11 September 2001
The American Tragedy

Sermon delivered on 13th Septepmber at a special service of prayer at Christ Church

When I was explaining to my young son what had happened on Tuesday and I showed him the pictures in the newspapers the next morning, he asked me what I thought was a rather unusual question. He asked whether any churches were destroyed as well? I said, I don't think so but possibly, why do you ask? He said - Because I wondered whether they can come to our church on Sunday? It dawned on me that although his geography was a little confused his heart was not. As adults we sometimes push away other peoples suffering and feel safe because we are distanced from it. In his heart it was as if they were next door. And that is how it should be.

As we had heard from our second reading, Paul wrote to the Church at Corinth, "Praise be to the God and Father of our Lord Jesus Christ, the Father of compassion and the God of all comfort, who comforts us in all our troubles, so that we can comfort those in any trouble with the comfort we ourselves have received from God." And that is why we are here - to pray for God's strength and to show solidarity with those bereaved, widowed, orphaned, injured and traumatised. Now is not necessarily the right time to ask why or to seek explanations but as I was trying to make sense of these awful events, I remembered the sermon I preached last Sunday morning about the reason Jesus came. I said this -

"Across God's creation there is a war between good and evil. There is a war raging in the universe and it has been going on for a very long time. There is a force of evil in our universe that corrupts all who are tempted by it, or who seek to control it. The godless forces of that rebellion have dominated our world for most of human existence. Cut off from our Maker, we have as a consequence lost our destiny, lost our purpose, forgotten the way home. Like a virus, evil has infected every human being. Those same forces of evil are at work in our world today, sometimes blatantly as in Bosnia or Rwanda. Sometimes in more subtle ways."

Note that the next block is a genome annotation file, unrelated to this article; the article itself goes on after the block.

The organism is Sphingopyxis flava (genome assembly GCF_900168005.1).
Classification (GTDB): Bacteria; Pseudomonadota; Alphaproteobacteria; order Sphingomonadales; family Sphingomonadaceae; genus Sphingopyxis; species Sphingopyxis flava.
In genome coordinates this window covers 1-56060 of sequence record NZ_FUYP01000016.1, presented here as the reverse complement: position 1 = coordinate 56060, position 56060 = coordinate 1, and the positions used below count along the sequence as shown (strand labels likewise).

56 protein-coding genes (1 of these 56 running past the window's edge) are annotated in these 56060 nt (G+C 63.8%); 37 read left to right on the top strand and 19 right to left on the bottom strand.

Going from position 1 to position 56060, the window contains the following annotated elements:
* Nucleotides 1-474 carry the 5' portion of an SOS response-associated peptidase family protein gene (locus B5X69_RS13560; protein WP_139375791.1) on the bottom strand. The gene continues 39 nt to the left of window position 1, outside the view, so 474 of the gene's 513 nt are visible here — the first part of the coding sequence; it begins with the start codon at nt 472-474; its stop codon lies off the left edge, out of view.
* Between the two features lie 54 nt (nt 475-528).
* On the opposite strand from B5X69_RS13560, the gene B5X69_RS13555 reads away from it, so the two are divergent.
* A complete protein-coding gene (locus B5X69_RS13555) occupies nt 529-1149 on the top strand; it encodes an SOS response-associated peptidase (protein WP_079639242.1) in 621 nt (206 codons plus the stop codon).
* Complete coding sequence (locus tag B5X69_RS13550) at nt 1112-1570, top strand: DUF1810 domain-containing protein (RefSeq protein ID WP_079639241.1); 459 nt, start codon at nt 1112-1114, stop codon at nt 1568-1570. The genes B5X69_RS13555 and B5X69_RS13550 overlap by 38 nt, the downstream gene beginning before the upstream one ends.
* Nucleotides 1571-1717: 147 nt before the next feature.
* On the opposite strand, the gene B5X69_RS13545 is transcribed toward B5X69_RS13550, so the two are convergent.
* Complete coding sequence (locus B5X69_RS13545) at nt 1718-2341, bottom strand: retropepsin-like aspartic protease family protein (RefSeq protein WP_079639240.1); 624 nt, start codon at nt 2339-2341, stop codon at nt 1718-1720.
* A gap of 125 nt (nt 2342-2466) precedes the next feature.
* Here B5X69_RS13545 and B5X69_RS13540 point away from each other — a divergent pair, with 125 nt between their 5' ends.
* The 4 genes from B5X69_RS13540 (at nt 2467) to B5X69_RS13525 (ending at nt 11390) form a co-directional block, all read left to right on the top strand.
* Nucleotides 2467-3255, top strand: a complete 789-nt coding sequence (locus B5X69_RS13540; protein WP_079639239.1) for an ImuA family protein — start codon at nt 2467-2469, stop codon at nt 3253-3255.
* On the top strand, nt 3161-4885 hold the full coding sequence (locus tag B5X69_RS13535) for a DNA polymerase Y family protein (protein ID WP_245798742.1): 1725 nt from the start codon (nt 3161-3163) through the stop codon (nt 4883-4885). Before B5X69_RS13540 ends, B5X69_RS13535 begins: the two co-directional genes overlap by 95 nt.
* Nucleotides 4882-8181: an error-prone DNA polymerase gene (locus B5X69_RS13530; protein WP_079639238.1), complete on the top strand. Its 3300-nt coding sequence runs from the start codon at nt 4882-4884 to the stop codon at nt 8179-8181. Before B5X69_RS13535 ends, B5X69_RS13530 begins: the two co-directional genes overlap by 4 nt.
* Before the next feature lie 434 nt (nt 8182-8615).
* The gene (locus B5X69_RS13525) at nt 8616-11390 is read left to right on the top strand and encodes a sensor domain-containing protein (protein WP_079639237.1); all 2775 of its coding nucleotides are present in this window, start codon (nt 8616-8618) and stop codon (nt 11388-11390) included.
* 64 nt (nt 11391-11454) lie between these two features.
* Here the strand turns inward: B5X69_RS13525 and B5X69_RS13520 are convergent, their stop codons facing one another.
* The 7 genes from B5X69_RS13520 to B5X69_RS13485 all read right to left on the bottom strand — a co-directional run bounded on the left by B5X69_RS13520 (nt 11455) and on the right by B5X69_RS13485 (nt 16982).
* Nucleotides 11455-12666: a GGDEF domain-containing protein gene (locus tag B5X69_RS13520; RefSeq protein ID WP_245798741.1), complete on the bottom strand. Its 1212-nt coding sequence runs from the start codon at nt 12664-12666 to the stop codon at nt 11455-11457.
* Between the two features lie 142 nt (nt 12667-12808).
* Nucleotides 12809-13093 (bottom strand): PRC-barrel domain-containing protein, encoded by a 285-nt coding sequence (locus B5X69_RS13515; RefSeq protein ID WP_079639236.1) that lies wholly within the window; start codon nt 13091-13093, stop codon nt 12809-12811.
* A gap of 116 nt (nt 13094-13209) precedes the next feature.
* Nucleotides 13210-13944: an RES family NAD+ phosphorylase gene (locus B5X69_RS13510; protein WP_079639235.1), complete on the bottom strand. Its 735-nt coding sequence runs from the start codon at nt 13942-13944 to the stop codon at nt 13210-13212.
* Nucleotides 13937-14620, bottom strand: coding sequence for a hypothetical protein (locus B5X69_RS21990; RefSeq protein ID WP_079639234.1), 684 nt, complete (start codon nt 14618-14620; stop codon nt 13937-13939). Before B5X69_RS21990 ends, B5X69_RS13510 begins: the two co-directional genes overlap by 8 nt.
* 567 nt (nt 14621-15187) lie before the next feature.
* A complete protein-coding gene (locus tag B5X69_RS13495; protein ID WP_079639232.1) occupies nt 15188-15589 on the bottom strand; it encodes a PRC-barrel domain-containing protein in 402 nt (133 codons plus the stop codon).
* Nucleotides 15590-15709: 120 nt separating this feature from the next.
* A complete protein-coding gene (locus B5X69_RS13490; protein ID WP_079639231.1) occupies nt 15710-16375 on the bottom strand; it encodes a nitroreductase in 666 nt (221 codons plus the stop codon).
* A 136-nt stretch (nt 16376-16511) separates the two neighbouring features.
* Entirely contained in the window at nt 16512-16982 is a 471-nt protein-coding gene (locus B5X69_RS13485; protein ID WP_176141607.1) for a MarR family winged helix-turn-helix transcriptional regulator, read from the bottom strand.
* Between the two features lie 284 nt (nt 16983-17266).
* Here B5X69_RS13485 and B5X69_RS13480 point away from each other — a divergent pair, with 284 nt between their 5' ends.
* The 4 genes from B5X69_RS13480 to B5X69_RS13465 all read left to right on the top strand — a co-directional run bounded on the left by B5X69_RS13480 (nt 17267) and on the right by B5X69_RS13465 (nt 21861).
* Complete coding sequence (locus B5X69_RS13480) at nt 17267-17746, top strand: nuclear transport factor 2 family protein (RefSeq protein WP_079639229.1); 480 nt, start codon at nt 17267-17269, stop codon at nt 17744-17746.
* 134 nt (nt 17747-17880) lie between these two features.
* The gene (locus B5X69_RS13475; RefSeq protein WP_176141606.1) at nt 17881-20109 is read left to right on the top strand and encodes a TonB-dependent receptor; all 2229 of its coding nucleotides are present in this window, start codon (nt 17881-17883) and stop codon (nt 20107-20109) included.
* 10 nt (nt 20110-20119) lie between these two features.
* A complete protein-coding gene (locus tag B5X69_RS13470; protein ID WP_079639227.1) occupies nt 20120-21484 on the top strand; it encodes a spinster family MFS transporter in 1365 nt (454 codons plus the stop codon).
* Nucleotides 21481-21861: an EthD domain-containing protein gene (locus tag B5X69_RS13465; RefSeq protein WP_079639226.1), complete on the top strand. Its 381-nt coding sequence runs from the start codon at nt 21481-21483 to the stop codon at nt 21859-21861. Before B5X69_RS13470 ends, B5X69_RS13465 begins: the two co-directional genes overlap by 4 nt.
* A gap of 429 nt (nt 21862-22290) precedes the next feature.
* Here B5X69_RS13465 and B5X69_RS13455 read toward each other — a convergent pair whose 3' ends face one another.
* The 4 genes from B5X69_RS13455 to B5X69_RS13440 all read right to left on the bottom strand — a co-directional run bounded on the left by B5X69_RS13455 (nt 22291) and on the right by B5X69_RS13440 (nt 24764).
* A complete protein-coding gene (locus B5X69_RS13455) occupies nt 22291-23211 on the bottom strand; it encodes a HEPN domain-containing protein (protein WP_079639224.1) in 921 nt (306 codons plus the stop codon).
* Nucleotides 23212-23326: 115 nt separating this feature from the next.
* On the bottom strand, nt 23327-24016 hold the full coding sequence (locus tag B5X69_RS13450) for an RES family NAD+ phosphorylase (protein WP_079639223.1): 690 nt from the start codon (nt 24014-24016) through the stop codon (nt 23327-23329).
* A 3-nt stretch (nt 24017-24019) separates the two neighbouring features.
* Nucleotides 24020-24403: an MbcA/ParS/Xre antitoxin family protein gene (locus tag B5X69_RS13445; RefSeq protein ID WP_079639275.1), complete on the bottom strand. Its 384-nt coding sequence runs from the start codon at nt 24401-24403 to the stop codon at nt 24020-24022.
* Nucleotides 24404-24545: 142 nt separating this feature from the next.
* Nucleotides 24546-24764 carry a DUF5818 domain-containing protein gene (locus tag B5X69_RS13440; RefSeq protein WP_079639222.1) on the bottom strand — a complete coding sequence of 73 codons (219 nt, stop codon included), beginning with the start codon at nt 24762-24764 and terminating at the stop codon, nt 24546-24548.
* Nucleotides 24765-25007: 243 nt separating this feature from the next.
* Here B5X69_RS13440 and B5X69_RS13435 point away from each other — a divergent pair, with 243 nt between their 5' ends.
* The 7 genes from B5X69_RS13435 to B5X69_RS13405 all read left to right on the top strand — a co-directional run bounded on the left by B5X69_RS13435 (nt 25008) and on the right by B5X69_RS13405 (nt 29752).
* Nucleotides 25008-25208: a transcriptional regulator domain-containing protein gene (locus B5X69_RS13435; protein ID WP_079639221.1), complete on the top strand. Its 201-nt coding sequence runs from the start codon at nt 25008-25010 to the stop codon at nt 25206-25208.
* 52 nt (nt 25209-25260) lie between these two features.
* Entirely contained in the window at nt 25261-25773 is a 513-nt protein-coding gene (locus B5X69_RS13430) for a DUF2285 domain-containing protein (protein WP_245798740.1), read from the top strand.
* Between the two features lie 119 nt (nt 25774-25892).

I actually thought twice about saying it but that is what Paul warns in Ephesians,
"For our struggle is not against flesh and blood, but against the rulers, against the authorities, against the powers of this dark world and against the spiritual forces of evil in the heavenly realms. Therefore put on the full armour of God, so that when the day of evil comes, you may be able to stand your ground, and after you have done everything, to stand." (Ephesians 6:12-13).

Today, four days later, those words take on new meaning when President George W Bush has declared that America and by extension, Nato, by virtue of Article 5, is at war. The frustration is we don't yet know the personification of that enemy. The enemy has retreated back into his shadow. But the truth is, behind those who perpetrated this barbaric act is the one whom Jesus described as "The thief comes only to steal and kill and destroy; I have come that they may have life, and have it to the full